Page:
There were too many great mp3s this week. We had some trouble narrowing it down to 10 slots, but we’re confident we found the highlights. This week’s countdown offers up a stint of somber jams, with a few burst of energy sprinkled in the mix. Throw on your fall jacket and get cozy with this mix.

    10. Autre Ne Veut & Fennesz – “Alive”

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    In tandem with their five-year anniversary festival, Mexican Summer will also release a limited-edition, hardcover book illustrating the label’s successes through photos and artist contributions. “Alive” brings together two experimental artists under the same roof to contribute a dreamy, passionate offering to this celebration. Fennesz’s atmospheric electronics provide lush dynamics in every movement, ranging from sweeps of symphonic strings to utter ruckus. The vocals from Autre Ne Veut’s Arthur Ashin are a bit calmer, more sensual, leaving off the aggressive performance highlighted on this year’s Anxiety. Be sure to grab a copy of this piece of history to hear more, including contributions from Spiritualized and Ariel Pink. –Sam Willett

    9. Radical Dads – “Creature Out”


    Following up on their recent record, Rapid Reality, Radical Dads dropped a new 7” earlier this week via EAU Records. The usually spazzy Brooklyn trio opt for a more controlled, spacious song with the A-side, “Creature Out”. Frontwoman Lindsay Baker is still howling her sardonic lyrics, but she’s harnessing a better sense of melody and sounds more confident as a vocalist. Instead of being buried in the mix, like on Rapid Reality, her pipes are front-and-center here. –Jon Hadusek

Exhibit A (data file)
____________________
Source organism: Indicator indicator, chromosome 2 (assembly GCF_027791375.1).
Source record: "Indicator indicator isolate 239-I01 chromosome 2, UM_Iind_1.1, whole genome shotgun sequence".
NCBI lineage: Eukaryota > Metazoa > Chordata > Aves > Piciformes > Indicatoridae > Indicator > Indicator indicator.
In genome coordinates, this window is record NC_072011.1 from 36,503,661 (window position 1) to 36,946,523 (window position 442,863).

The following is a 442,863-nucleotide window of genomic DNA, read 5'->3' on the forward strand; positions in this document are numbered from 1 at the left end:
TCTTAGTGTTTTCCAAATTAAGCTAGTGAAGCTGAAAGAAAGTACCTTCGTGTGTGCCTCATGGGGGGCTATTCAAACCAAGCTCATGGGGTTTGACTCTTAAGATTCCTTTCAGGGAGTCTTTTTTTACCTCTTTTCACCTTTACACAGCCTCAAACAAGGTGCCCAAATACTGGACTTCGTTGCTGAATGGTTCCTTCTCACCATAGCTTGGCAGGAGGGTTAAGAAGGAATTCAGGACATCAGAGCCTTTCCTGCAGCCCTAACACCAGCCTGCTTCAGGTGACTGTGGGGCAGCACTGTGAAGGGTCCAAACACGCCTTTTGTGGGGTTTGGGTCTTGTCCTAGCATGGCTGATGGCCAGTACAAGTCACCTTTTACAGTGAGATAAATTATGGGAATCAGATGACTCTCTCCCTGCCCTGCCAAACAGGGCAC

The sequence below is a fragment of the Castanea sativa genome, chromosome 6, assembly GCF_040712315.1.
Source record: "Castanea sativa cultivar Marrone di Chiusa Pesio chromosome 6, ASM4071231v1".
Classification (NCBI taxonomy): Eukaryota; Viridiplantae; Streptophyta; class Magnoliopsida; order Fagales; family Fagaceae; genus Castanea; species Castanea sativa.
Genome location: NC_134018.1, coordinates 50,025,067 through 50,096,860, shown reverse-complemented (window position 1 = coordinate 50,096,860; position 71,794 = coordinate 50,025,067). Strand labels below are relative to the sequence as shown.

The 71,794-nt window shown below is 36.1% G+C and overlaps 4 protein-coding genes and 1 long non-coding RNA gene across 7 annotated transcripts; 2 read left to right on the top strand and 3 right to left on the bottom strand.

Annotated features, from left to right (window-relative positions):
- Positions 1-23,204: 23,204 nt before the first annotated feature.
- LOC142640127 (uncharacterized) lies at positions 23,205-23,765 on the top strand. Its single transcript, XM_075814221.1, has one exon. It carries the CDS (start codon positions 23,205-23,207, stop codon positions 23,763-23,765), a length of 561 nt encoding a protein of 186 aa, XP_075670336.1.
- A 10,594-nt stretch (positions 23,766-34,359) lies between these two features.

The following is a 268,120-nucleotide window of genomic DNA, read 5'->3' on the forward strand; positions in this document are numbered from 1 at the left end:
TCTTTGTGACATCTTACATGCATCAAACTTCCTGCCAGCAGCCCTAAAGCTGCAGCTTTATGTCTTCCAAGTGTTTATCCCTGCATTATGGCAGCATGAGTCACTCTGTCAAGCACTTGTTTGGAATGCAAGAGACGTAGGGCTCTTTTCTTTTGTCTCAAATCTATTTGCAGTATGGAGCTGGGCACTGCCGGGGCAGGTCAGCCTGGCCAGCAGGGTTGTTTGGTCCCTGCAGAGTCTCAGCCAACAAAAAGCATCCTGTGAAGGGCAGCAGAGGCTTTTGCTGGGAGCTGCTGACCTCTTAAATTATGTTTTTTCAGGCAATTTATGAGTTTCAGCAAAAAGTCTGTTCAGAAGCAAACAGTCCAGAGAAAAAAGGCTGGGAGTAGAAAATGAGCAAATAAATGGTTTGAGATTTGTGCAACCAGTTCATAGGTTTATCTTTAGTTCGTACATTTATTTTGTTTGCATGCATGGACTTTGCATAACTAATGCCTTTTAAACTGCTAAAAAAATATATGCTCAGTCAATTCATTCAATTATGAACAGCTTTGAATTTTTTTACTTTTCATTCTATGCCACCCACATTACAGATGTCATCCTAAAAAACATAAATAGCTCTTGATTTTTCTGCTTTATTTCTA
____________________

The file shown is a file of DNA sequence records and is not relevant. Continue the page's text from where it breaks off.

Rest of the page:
8. Porches. – “Townie Blunt Guts”

    Porches - LVL UP split

    With its off-kilter guitars and out-of-key vocals, Porches. channel the ambivalence of the ‘90s on “Townie Blunt Guts”. Fans of Sebadoh’s sloppier tracks will find something to cling to here, whether it be the crunching power chords or half-assed delivery of singer Aaron Maine. This song will be included on a split 7″ with LVL UP that is out this month on Birdtapes, a small New York label that’s becoming a go-to for this kind of lo-fi pop. –Jon Hadusek

    7. Snowbird – “Porcelain”


    Snowbird, the newest project from Cocteau Twins’ Simon Raymonde and singer-songwriter Stephanie Dosen, is the stuff of evening ecstasy. In reference to their upcoming album, moon, Raymonde stated that he “wrote every piece of music at night, in semi-darkness so the space didn’t feel like my living room. The moon was very important for the light it reflected.” Lead track “Porcelain” captures this beauty with gentle piano keys and waves of soothing vocal tracks, which are twisted into distant echoes and bold chorus harmonies, every layer of this track easy to dream within. –Sam Willett

    6. Peter Gabriel – “Courage”